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Our workshop at WSED2019 - World Sustainable Energy Days, was held on 28th February at the European Energy Efficiency Conference, in Wels, Austria.   Wim Boydens introduced the workshop as Chair and addressed both the state of the art of hybridGEOTABS technology and the future potentials in terms of results' exploitation. Presentations included topics on Heat pump design and markets, model predictive control, geothermal applications, design and value of hybridGEOTABS buildings. Our total number of attendees reached 11 external stakeholders, as well as the six speakers presenting the project, 17 total. This encouraged a lively and discursive open debate following the talks, based on: “Challenges for market deployment and policy support”   The questions and answers have been added as FAQs providing more information on hybridGEOTABS buildings and the motivations of the project. Q&As I'm interested in the MPC controller process and how nowadays it can be effective on the outputs of the hybrid technologies? Lukas Ferkl (Energoklastr): The optimisations produced by MPC do not depend on the starting point of characterisation but, as Anke Uytterhoeven (KU Leuven) added, the important goal is to take into account the most amount of predictions and anticipations that are involved in the technology development process.   Do MPC predictions take into account inhabitants' behaviour as an indicator? Lukas Ferkl: This is not a needed indicator, but if it is taken as a parameter it will for sure improve the quality of the predictions because the more information is gathered, the best outcomes are reached when it comes to behavioral anticipations.   Are family households taken into consideration for this project and how many individuals are keen to provide behavioral data? Lukas Ferkl: Considering family households lots of data are needed, so, at the moment, public buildings such as school and offices are more predictable in terms of energy behaviours because we already know what are the daily activities involved and how they are interconnected to the building itself.   Is the problem about individual's behavioural data collection related to the involvement of volunteers that are able to participate on predictions? Anke Uytterhoeven: The development of an MPC controller has got better potential rather than giving to individual's freedom to react to the behaviour of the system.   Do saving costs on energy efficiency have to take into account the individual's issues as well? Lukas Ferkl: There are already examples where the electricity network can save costs making households pay just for the energy consumed from the city grid and not pay for the one produced locally. SEB attendee: Sadly, in Austria this is still not possible.   How could the building envelope energy storage combine the thermal comfort using a MPC controller to have a temperature adjustment not just reacting in the present, but also predicting a future adjustment? Wim Boydens: The envelope has a system of pipes that is being heated while the MPC can predict the temperature overnight or during the day for the next 6-8 hours.   Is it possible with the hybridGEOTABS system to have different comfort levels in different rooms of the building? Wim Boydens: TABS controls set a profile-controlled temperature that does not change among different zones.   For the combined heat pumps systems, and the new technologies related to them, it is needed a high level of expertise and, at the same time, we need companies that are able to provide specific technologies. So, how is hybridGEOTABS going to assure a good quality of these outcomes? Gert Dewandeleer (Nathan): The key point is to train the installers to a high level of expertise. Wim Boydens added that on the control side as well there is still lots of work to do and it constitutes a big challenge. SEB attendee agreed that on the heat pump installation side, the training is a very important issue and in her company there is already a program developed for trainings/installations.   In my company we are also dealing with TABS buildings, but they do not constitute a scalable technology if there are no experienced people that can fill the gap between the novelty and the technology itself. Anne Caminade (Lemon Consult): Usually a tendering document is based on a collection of data that is used to develop the project, letting the installers be aware on how to work with the systems involved. Also, students can be included in training programmes as well, and in any case there is always a quality assurance assessment for every project launched. Wim Boydens noted there is also the plan to start a training body that is not focused just on the heating pumps installation, but on their integrations with other systems. Gert Dewandeleer added that from the manufacturers side there is already the possibility for the installer to actually visit the installation site checking whether or not the heat pump was installed correctly.   Who are the potential customers of the project? Wim Boydens: At the moment the project outputs are being tested on 4No. case study buildings where elderly houses and schools are included.   How could a designer quantify the value of the flexibility of the system 20 years from now? (Wim Boydens) SEB attendee: Company customers are willing to follow a new approach but then, on a practical side, we can see that there is a lack of courage when it comes for example to public buildings (using an example about a public building in Austria that could have been a good starting point to invest in new energy systems, but it then resulted in a weak designed construction). Another example in Salzburg, was how inhabitants are slowly moving outside the city, in the suburbs, to build single family houses and the key problem is that construction companies still don’t know that they can already use new technologies. In addition to this, the company already has a team working on building services, and the Austrian regulation schemes require different indicators combinations not only focused on energy efficiency, but also on primary energy consumption.   Another issue is that the technology focuses on single buildings, while it should be focused on a district. Lukas Ferkl: An example related to a district in Netherlands shows good results and it is working fine even if the starting investment was high.  Plus there is also another call within the H2020 projects to be exploited concerning energy districts.   Does hybridGEOTABS also considers the retrofit of existing houses? Wim Boydens: There are already tests on the ceiling effects and the face-change materials. Anne Caminade then gave a short introduction to face-change materials.   Regarding the installation of heat pumps, in Salzburg there are many cases where there is no possibility for the installers to drill (geodetic local regulations issues). Wim Boydens: This also happens in Luxembourg, where there is no possibility to drill as there is an underground layer of drinkable water.  In countries where there are no rules on geodetic regulations it is better to not rush the technology.   The discussion ended with Wim Boydens addressing the potentials of hybridGEOTABS and how nowadays people are of course attracted by new technology advantages, but in order to have a market uptake it also needed a life-cycle analysis otherwise, and SEBs agreed, companies will not invest on them. The feedback about the whole WSED event was excellent – more than 660 experts from 60 countries participated in the 3 conference days of the World Sustainable Energy Days.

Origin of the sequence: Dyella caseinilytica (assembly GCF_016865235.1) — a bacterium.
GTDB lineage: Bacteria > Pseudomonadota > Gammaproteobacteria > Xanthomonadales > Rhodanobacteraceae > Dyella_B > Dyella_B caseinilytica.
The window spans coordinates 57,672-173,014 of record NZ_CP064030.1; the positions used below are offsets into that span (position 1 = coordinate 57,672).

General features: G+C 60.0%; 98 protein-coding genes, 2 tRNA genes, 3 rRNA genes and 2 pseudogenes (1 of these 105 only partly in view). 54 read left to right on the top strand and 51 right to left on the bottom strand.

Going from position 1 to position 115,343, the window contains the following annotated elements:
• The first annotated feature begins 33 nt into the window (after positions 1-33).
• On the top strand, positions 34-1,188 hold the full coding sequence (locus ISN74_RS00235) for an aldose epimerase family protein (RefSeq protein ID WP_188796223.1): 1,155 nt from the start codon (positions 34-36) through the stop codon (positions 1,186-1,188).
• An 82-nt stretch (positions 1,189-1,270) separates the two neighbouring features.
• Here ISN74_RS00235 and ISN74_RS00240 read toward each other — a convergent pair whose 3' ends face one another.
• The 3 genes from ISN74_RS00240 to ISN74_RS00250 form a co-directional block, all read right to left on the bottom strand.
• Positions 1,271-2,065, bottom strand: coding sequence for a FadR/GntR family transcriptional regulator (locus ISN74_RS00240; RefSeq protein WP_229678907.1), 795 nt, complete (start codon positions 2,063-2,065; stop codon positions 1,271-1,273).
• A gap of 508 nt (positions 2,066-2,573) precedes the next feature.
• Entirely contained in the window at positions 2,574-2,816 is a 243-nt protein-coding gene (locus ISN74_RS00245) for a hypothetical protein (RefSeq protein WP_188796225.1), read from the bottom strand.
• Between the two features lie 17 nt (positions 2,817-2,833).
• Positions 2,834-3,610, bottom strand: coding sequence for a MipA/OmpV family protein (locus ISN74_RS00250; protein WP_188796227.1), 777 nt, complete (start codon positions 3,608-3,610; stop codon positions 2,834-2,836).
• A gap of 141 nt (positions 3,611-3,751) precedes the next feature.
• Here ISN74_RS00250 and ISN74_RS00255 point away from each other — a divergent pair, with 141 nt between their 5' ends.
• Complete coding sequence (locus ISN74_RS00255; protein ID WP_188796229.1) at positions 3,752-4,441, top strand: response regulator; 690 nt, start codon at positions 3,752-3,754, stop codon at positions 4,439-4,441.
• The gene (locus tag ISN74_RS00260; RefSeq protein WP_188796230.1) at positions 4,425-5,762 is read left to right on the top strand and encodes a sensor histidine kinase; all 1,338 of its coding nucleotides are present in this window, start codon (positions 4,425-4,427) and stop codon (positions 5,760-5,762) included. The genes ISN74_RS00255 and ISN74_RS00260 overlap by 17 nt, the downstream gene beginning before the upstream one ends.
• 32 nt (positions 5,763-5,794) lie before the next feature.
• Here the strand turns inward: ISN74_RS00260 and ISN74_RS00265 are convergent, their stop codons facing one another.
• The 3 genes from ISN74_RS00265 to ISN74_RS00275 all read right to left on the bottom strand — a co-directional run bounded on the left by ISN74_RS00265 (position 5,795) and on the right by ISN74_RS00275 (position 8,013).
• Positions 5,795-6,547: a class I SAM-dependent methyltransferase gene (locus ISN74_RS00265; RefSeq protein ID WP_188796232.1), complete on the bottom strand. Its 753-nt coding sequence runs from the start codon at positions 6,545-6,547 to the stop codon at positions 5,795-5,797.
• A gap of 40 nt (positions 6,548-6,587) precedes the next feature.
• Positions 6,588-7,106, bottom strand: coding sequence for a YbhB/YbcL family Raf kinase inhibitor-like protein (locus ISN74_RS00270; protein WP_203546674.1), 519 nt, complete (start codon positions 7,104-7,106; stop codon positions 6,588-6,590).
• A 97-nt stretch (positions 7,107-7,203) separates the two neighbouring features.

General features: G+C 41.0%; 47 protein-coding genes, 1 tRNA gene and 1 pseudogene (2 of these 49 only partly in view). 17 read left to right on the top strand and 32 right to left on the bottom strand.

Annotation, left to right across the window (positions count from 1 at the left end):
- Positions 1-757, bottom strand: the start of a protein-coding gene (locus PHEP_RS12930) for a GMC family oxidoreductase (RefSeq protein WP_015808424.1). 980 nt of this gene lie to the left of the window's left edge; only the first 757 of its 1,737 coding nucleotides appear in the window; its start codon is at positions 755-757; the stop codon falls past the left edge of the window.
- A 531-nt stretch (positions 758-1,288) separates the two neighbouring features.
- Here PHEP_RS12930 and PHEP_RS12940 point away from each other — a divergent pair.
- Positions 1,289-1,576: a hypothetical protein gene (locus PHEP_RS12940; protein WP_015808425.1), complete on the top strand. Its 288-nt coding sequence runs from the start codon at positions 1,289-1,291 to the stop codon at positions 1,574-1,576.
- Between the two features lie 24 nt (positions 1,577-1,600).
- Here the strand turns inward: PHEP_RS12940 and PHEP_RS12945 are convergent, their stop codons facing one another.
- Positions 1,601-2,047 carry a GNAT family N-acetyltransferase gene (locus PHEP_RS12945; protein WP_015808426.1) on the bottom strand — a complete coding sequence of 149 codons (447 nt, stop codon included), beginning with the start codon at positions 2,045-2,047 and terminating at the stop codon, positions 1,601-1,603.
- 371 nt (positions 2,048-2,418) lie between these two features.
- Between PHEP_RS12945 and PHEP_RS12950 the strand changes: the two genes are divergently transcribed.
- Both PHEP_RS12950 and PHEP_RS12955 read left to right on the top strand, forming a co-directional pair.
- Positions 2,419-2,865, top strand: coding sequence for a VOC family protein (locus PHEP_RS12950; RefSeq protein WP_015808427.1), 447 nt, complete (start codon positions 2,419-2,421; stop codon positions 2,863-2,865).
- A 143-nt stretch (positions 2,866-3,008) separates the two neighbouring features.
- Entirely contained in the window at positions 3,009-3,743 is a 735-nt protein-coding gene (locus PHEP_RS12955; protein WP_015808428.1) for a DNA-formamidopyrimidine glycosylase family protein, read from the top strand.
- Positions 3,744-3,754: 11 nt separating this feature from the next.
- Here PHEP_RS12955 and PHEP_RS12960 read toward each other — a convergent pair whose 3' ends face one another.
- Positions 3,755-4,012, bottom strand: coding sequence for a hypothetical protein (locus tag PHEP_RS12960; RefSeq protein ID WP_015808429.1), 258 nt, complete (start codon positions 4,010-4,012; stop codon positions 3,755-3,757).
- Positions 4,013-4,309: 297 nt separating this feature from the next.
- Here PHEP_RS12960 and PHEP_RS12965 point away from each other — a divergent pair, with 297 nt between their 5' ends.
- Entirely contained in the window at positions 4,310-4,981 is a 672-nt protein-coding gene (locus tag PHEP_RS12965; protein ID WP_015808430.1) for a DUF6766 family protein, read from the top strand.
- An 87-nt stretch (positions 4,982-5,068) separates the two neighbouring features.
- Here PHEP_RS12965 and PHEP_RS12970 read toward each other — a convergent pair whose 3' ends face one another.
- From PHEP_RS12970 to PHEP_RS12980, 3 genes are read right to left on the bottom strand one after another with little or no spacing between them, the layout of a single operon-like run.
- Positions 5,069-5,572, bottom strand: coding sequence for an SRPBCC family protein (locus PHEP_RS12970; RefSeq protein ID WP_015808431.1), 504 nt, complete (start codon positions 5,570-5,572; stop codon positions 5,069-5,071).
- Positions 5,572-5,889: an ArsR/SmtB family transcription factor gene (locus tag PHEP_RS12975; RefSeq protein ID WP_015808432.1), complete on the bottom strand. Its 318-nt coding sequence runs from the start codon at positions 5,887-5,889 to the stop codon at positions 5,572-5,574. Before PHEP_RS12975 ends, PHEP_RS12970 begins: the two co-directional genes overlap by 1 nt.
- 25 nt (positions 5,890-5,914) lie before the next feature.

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Testbed building up-and-running Our partners from Energoklastr, have been monitoring this small-scale testbed building, located in Prague (CZ), at the University Centre for Energy Efficient Buildings (UCEEB). It is now running the last of its tests, with the aim of evaluating various cost functions and validation of simplified models for Model Predictive Control (MPC). The tests are performed in our hybridGEOTABS Work Package 3 – "Development of an MPC Toolchain for the hybrid MPC-GEOTABS concepts". This is a scaled-down building with a TABS ceiling, which enables us to perform simplified tests to evaluate various hypotheses concerning the MPC. The actual “computer”, where all MPC calculations happen, is tiny. Despite the complexity of the calculations, the power of today’s computers enables implementation of MPC into such tiny devices, making them suitable for retrofitting and tight installations.